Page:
Sermon for July 7, 2019: Reflections, Distortions, and the Image of God

Isaiah 66:10-14, Psalm 66:1-9, Luke 10:1-11, 16-20

Photo courtesy Jo Hobart

Photo courtesy Jo Hobart

Sermon Notes — After I preached this sermon about images, I stumbled upon some other helpful voices. Karen Harris, a Bethel member, sent me a link to this segment on 60 Minutes with artist JR — a totally beautiful exploration of the mystery of the incarnation and the role of the creative Spirit in social change.

And then I found this book at the rummage sale at my mom’s church. In it was this gem that reminded me of my own intolerant voice toward my kiddos…

Mirrors are Funny from The Golden Bedtime Book, 1955

Mirrors are funny ---

When I look in mine,

I always see someone who's looking just fine.

Though people insist that my shoes are undone,

And instead of two mittens, I only have one,

That my hair isn't combed,

And my face isn't clean,

That's not like the someone I always have seen!

They say, "Stand up straight!"

And, "Stop frowning like that!"

And, "Here let me brush the dry mud from your hat!"

And, "If you could see yourself, I'll tell you, Miss ---

You surely would try to do better than this!

Go look in the mirror!"

I do. And in mine

I always see someone who's looking just fine.

Do you think, if I tiptoe when I go upstairs,

And look in the mirror when it’s unawares —-

I’ll see what they see — when I didn’t prepare

To look in the mirror up over the stair?

Sermon for 1/14/18: The Dimension Of God We Forget

1 Samuel 3:1-10, Psalm 139: 1-6, 13-18, John 1:43-51

Wonder rather than doubt is the root of all human knowledge.
— Abraham Joshua Heschel

Upon Further Reflection

This week I have a smattering of other thoughts and reflections that arose as I worked with these passages evoking beginnings, and callings, and wonder.  So for your own further investigation, I commend you this:

On Truth verses Fact -- I saw this week an amazing video explaining how in recent years, for the first time, scientists have been able to capture how animal eggs send out a flash of light at the moment of conception.  Well the video mentions mice, frogs, and humans anyway.  The brighter the flash, the healthier the egg.  I was so captivated by the imagery.  Connecting to the themes of my Sunday sermon, I offer you this.  Scientific fact tells us this is a reaction involving zinc. Our faith tells us, in the beginning, the first thing God said was let their be light!  This seems true as well.  Neither one of these is wrong.  They both answer and deepen the mystery of our beginnings. If only we could remember more often in our culture wars how badly science and faith need each other.

More amazing science: One of our church members called out attention at a small group session to this podcast.  It's about the discovery of plate tectonics, a fascinating listen to how change happens both physically on earth, and also when human assumptions and entrenched ways of imagining our world are challenged.  More wonder!   CLICK HERE: The Day the Earth Moved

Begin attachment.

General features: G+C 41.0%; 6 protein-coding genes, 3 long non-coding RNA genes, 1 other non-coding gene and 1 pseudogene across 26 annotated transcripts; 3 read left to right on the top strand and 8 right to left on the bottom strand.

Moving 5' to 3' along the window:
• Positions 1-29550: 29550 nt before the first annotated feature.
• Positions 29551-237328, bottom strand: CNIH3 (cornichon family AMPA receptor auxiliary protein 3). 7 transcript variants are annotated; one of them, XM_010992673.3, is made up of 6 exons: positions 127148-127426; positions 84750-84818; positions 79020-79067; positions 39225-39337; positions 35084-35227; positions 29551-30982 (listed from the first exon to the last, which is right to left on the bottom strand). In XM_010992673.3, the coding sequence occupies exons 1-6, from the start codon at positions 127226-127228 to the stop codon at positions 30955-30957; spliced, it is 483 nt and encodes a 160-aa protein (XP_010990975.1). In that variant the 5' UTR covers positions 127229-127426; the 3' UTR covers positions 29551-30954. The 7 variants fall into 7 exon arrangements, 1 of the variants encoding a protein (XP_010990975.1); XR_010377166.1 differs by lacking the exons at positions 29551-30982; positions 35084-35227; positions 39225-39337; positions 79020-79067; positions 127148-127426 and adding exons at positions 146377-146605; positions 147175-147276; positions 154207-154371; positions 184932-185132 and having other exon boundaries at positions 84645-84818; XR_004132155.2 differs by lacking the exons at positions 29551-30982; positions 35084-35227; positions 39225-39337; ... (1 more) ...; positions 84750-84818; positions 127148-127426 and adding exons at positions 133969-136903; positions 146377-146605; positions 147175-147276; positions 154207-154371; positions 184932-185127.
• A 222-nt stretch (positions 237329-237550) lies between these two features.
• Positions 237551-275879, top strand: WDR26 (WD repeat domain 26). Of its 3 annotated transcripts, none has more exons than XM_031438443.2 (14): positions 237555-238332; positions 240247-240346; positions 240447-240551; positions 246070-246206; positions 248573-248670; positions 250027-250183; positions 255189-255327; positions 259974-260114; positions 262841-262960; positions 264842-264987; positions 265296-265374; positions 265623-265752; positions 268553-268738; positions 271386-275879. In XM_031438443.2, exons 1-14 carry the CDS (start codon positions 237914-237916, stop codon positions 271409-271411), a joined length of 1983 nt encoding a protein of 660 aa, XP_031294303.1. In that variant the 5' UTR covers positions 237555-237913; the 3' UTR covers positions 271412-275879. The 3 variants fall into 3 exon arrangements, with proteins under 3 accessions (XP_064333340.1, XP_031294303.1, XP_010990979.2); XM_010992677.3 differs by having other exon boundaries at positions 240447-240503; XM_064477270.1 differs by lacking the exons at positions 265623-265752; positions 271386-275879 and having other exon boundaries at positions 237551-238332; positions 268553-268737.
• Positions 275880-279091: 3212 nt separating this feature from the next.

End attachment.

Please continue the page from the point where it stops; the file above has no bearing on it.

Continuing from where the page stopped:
On DACA and Jesus: Sunday, I did not talk about one of the most important lines of our passage on Philip and Nathaniel as they are called by Jesus.  It's that amusing and ironic line, "Can anything good come out of Nazareth?" -- the one Nathaniel asks snidely when his friend invites him to come and follow. It's a crucial revelation: assumptions about class and place of origin almost thwart Nathaniel's encounter with Jesus.  Will he hear the call of God or will he stay rooted and unseeing and isolated in his prejudice? 

That's a question we have to navigate all the time as individuals, and a question that has brought us spiritual anguish as a global community with a migration crisis. Amidst the divisive immigration politics of our age, the who-said-what, and our  binging on the fallout of it all, we can't lose track that the issues at hand are faith issues. Tonight I heard a brilliant and touching sermon by Pastor Charlie Little of the First Presbyterian Church on Matthew 25. He said that to refuse to care for the stranger in need is an act of self-hatred.  It was a profound moment of preaching because we are seeing that wound on a national scale not just in our daily Christian living. Sobering words.  So however we choose to move forward as a nation on these issues of faith, may we do so loving the image of God that we are.  And may we love not just in church on Sunday or in our own homes, but in the messy, mucky, wider world.



Sermon for 2/21/16: In the Beatitude Place

Matthew 5:1-16

Scriptures follow the suggested weekly readings of Brian McLaren in We Make the Road by Walking (click here for reference and library).  We are one week behind his course in reading through the Sermon on the Mount during Lent.  Next week, we will combine chapters to be on schedule for Easter.

Petals in Lent  Photo Credit: Autumn Beveridge                                    Cambria, 2016

Petals in Lent  Photo Credit: Autumn Beveridge                                    Cambria, 2016

Sermon Notes
This week, we grounded our reflection on the opening verses of the Sermon on the Mount in the the work of Lutheran Immigration and Refugee Services.  Click the link to see the video we watched as a congregation.  Explore the LIRS website for more video testimonials and opportunities to advocate for refugees and immigrants.  Our congregation designated this agency to receive a portion of our Christmas Eve offering.

Brian McLaren, like many a scholar and preacher before him, interprets these words of Jesus as proclamation rather than prescription.  I do to.  The emphasis is squarely on the identity of God's people, not on a program of redemption.  That's not to take a way from the call to stand in a particular place.  Refer to his chapter, A New Identity, for a closer read of the quote I offer in the sermon.  It's a helpful paraphrase of the Beatitudes in contemporary language.